- Just as important are the kids’ circumstances that shape their young lives, Nole, Ivanovic in war torn Serbia. Li Na’s mother in huge debt, Nadal’s wealthy family, Williams sisters California experience. This exposure to good or bad, shape the much needed circumstantial situations that shape the character of the kids which is the fuel for the future.
- The last point, the will of the kid, is shaped by the circumstances of the parents and how they build the character around the kid. Rafael Nadal is the best example of a world class player on and off the court. I believe that this is the essential component that can tilt the probabilities one way or the other. By the same token, this is the part that is least thought of, and the most important for parents and coaches.
So, doing some easy math here are my conclusions.
- All the money in the world will not make you world class.
- The best coaches and academies will not make you world class.
- Talent alone is useless if you don’t have the others.
- 50% of the solution is found in the kids’ circumstance, will and talent.
As parents where do you focus? As all of us have some but not all of the above listed components and we focus mostly on the ones we can purchase. When we fail to focus in the ones we can shape that are under our control and the ones the kids have the most weight in and don’t know it.
Coaches, spend plenty of time teaching the best techniques, but alone fall 80% short of the goal. The super competent ones can at best give you only 20% of the mix up. So, even if you have an average neighborhood coach you can get your chances up. Think papa Williams, Tony Nadal, Jimmy Connors mom, Martina Hingis Mom, Steffi Graf’s dad.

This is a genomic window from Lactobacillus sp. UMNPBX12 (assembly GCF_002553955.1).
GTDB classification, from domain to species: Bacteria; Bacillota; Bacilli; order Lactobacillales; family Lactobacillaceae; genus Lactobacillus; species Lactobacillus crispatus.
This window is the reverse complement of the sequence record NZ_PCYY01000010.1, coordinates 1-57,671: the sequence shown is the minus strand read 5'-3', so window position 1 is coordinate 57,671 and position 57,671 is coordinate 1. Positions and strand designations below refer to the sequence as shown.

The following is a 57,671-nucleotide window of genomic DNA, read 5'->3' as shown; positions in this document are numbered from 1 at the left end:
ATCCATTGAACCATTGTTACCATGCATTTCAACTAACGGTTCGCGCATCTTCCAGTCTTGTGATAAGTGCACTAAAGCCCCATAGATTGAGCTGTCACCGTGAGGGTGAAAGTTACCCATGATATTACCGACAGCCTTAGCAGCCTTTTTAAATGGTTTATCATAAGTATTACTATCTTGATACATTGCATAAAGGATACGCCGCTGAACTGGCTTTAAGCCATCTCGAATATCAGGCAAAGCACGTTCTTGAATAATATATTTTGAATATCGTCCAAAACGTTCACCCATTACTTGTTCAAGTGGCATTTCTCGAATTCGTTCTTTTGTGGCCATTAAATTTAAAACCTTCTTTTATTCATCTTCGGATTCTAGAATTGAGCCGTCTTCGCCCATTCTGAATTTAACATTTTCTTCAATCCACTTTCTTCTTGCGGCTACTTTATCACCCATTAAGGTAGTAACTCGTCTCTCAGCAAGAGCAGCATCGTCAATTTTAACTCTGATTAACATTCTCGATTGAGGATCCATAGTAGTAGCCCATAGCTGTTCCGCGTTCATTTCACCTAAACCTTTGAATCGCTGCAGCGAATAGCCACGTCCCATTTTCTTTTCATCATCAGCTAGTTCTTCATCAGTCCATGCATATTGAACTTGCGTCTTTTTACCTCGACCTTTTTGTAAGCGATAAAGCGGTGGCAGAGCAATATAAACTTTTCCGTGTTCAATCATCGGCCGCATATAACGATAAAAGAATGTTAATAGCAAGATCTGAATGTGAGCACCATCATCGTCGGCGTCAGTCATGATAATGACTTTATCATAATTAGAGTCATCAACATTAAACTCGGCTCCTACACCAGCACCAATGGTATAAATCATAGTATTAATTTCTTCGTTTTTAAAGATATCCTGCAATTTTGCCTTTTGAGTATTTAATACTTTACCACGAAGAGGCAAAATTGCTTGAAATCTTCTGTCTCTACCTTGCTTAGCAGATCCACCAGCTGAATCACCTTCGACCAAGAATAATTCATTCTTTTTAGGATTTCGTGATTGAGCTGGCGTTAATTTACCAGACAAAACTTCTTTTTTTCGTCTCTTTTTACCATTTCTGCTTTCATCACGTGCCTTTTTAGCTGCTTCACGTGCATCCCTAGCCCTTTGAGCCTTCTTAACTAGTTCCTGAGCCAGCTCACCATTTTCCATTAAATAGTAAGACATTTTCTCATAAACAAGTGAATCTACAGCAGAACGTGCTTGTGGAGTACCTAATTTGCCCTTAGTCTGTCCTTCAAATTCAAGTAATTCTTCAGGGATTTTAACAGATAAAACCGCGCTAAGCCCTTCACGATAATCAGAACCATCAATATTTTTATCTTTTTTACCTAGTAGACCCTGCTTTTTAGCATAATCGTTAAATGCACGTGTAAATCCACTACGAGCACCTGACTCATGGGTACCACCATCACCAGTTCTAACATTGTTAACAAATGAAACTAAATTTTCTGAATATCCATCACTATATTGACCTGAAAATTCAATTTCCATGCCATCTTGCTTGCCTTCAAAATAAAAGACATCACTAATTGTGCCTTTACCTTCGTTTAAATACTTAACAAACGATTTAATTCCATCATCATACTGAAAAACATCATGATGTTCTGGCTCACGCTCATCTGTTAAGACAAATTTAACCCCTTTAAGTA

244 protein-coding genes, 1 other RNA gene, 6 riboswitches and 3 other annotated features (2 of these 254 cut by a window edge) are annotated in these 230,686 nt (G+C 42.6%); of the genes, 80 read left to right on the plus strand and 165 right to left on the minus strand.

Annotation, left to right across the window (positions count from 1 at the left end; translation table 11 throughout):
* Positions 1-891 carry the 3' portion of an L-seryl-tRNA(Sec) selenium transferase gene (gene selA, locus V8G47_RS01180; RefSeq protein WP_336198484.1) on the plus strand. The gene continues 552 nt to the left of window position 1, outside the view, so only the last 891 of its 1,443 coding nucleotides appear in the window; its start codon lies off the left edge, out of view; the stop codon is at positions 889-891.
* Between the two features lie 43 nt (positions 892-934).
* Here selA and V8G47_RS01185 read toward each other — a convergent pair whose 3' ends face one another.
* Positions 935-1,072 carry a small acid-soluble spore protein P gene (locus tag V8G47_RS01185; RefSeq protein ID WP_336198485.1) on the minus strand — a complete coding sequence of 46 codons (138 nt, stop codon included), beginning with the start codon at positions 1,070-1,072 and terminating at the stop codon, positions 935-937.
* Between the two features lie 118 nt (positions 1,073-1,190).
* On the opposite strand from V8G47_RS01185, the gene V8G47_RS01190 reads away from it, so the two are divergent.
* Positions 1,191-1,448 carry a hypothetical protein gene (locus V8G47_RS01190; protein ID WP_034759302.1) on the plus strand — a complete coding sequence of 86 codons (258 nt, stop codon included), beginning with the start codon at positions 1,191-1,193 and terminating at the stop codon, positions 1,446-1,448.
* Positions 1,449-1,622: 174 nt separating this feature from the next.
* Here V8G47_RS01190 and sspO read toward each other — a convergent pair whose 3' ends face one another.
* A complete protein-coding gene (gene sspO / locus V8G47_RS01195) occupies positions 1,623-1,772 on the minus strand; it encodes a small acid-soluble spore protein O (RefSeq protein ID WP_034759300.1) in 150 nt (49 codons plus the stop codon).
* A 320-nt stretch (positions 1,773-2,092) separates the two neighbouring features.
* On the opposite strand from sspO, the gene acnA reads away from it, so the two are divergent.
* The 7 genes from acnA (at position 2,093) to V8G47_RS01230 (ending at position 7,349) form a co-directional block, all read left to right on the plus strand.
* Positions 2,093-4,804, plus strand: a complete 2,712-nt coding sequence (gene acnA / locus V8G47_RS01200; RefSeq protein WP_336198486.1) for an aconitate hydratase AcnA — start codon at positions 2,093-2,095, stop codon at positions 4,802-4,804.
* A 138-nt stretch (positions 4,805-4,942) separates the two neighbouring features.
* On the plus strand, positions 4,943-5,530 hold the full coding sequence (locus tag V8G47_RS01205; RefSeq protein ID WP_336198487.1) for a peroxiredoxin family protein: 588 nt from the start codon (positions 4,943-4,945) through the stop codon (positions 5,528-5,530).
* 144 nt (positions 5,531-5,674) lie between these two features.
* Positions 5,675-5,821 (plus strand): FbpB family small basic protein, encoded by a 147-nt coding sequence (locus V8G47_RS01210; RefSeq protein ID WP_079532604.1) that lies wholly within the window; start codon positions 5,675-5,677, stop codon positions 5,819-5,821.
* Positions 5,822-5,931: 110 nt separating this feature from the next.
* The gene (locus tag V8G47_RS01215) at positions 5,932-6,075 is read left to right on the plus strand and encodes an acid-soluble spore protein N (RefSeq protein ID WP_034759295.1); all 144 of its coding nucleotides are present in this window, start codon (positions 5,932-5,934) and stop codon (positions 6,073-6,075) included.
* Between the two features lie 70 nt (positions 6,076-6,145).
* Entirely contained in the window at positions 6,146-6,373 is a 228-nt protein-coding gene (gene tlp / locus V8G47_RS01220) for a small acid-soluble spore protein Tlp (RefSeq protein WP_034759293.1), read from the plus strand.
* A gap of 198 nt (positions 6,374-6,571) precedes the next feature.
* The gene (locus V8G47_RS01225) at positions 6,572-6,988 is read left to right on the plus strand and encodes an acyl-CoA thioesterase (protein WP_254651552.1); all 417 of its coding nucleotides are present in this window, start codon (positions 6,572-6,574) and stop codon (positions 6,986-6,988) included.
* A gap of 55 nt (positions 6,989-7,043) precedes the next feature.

My belief is that as parents and coaches we should work together trying to develop the 40% that is under our full control (20% coaching, 20% family circumstances), then we add to the mix the god given talent and now you are talking on having 50% of the mix or more. Top that with an awareness of the make up, that will lead to empowerment of the kids and some creative funding and you have a better shot at making the mix work for you and your kids.
So parents, don’t be oversold on the coaching, it is key, but in the overall scheme of things only a factor. Coaches, please guide the parents that you can only provide a portion of the mix, both, sit down and talk and plan and work in unison to work together and for the kid.
The most important part of the mix to me is the kid, who knowingly or unknowingly controls 50% of the mix. We as parents have a say in this as well. Are we working under a culture of excellence to empower the kids to make the right choices? So, as I always tells all my kids, when they are not totally committed or wasting time. If you cannot give 110% of you every time all the time, someone else will and you control the majority of the mix. Decide! What are you going to do? Or better said as the great American coach Steve Smith told my son: Remember good is the enemy of great and, are you willing to pay the price to be a champion? Because most kids say they are, but they are not, and that is something the parents and coach have a say in throughout the years in shaping the champ.